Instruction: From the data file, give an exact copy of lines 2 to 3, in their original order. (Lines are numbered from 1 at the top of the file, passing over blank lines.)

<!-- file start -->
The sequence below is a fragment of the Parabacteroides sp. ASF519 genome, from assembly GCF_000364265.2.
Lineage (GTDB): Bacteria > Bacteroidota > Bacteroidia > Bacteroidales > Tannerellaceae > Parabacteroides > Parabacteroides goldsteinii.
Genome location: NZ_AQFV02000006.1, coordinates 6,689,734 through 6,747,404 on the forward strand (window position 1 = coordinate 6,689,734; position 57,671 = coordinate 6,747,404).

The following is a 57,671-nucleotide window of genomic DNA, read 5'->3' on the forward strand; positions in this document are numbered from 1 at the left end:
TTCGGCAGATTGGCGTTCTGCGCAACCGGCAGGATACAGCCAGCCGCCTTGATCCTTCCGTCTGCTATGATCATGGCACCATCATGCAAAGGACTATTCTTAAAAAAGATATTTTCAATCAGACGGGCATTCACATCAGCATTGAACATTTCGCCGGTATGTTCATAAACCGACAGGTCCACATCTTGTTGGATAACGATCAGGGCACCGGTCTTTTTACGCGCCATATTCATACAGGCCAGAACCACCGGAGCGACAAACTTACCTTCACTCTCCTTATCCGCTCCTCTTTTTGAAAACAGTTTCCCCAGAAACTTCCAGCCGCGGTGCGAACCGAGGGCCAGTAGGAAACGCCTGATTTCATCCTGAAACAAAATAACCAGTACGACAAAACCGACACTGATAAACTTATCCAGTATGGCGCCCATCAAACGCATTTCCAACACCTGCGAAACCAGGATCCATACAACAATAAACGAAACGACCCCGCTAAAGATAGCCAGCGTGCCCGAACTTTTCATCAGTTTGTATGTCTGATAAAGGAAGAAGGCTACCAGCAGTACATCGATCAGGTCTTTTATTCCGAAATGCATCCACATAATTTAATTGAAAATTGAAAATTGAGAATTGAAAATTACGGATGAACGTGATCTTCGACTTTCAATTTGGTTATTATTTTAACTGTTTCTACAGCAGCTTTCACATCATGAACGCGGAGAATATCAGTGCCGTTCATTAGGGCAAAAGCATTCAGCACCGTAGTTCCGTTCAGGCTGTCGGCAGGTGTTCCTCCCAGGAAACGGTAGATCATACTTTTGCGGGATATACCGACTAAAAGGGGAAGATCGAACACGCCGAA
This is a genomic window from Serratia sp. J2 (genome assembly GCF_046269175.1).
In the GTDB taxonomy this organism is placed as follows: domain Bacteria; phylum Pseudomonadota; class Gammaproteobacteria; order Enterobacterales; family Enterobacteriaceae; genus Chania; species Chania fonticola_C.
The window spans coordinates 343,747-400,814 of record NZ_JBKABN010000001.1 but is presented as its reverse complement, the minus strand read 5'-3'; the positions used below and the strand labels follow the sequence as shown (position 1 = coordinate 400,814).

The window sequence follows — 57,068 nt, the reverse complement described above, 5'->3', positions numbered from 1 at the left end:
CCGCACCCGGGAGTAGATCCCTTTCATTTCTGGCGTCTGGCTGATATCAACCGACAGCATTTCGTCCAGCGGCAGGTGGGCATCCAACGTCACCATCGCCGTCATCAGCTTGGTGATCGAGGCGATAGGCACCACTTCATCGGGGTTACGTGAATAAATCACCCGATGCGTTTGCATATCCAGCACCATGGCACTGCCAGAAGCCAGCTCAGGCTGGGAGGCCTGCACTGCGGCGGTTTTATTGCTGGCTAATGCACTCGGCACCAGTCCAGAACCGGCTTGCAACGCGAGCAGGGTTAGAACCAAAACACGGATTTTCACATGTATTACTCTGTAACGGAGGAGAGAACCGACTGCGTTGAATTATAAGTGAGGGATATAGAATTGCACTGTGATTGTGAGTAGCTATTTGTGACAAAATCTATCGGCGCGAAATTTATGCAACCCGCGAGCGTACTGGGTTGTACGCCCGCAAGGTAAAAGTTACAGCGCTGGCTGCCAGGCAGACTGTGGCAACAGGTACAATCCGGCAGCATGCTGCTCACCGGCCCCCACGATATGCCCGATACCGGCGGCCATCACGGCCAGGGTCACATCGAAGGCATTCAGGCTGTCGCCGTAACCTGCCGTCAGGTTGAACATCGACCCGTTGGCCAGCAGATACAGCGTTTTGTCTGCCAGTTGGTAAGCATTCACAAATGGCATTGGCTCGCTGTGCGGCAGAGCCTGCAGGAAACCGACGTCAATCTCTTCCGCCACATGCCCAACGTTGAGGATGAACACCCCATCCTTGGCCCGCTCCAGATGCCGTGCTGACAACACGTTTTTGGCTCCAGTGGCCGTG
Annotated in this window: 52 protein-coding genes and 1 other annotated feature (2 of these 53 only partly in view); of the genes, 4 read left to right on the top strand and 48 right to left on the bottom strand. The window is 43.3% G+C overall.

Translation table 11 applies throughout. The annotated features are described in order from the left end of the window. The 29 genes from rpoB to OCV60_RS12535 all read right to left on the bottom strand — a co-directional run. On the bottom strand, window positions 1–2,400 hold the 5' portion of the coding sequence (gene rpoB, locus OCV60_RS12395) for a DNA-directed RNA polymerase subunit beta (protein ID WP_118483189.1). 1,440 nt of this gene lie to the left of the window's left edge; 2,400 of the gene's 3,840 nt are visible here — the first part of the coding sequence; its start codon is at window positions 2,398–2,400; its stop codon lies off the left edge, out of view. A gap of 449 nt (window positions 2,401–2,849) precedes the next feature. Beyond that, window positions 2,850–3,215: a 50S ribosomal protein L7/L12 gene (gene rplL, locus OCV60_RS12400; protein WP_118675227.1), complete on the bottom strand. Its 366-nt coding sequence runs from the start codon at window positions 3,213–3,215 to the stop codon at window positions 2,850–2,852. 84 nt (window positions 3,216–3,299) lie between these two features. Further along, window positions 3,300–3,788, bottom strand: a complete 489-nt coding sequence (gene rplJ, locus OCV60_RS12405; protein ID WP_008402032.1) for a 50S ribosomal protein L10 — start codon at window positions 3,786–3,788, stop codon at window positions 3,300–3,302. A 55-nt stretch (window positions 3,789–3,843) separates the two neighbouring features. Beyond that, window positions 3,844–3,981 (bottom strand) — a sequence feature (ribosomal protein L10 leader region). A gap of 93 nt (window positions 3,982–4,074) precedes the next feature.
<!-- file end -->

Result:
Lineage (GTDB): Bacteria > Bacteroidota > Bacteroidia > Bacteroidales > Tannerellaceae > Parabacteroides > Parabacteroides goldsteinii.
Genome location: NZ_AQFV02000006.1, coordinates 6,689,734 through 6,747,404 on the forward strand (window position 1 = coordinate 6,689,734; position 57,671 = coordinate 6,747,404).